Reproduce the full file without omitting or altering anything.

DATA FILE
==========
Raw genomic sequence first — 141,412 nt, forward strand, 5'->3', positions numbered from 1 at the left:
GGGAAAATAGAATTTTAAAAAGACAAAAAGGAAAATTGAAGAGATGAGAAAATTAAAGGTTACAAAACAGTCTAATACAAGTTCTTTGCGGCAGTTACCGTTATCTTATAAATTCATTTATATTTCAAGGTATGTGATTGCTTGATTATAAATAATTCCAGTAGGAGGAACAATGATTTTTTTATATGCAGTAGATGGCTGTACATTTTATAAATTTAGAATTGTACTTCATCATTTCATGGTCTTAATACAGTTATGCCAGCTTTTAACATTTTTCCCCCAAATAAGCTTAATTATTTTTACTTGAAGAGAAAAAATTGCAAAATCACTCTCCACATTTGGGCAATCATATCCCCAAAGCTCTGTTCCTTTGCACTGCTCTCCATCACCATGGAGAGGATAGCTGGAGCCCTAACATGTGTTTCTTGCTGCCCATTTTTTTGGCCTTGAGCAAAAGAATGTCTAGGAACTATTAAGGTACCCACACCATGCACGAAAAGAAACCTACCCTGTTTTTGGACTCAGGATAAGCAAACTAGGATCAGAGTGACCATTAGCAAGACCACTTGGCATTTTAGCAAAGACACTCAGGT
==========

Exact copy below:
Raw genomic sequence first — 141,412 nt, forward strand, 5'->3', positions numbered from 1 at the left:
GGGAAAATAGAATTTTAAAAAGACAAAAAGGAAAATTGAAGAGATGAGAAAATTAAAGGTTACAAAACAGTCTAATACAAGTTCTTTGCGGCAGTTACCGTTATCTTATAAATTCATTTATATTTCAAGGTATGTGATTGCTTGATTATAAATAATTCCAGTAGGAGGAACAATGATTTTTTTATATGCAGTAGATGGCTGTACATTTTATAAATTTAGAATTGTACTTCATCATTTCATGGTCTTAATACAGTTATGCCAGCTTTTAACATTTTTCCCCCAAATAAGCTTAATTATTTTTACTTGAAGAGAAAAAATTGCAAAATCACTCTCCACATTTGGGCAATCATATCCCCAAAGCTCTGTTCCTTTGCACTGCTCTCCATCACCATGGAGAGGATAGCTGGAGCCCTAACATGTGTTTCTTGCTGCCCATTTTTTTGGCCTTGAGCAAAAGAATGTCTAGGAACTATTAAGGTACCCACACCATGCACGAAAAGAAACCTACCCTGTTTTTGGACTCAGGATAAGCAAACTAGGATCAGAGTGACCATTAGCAAGACCACTTGGCATTTTAGCAAAGACACTCAGGT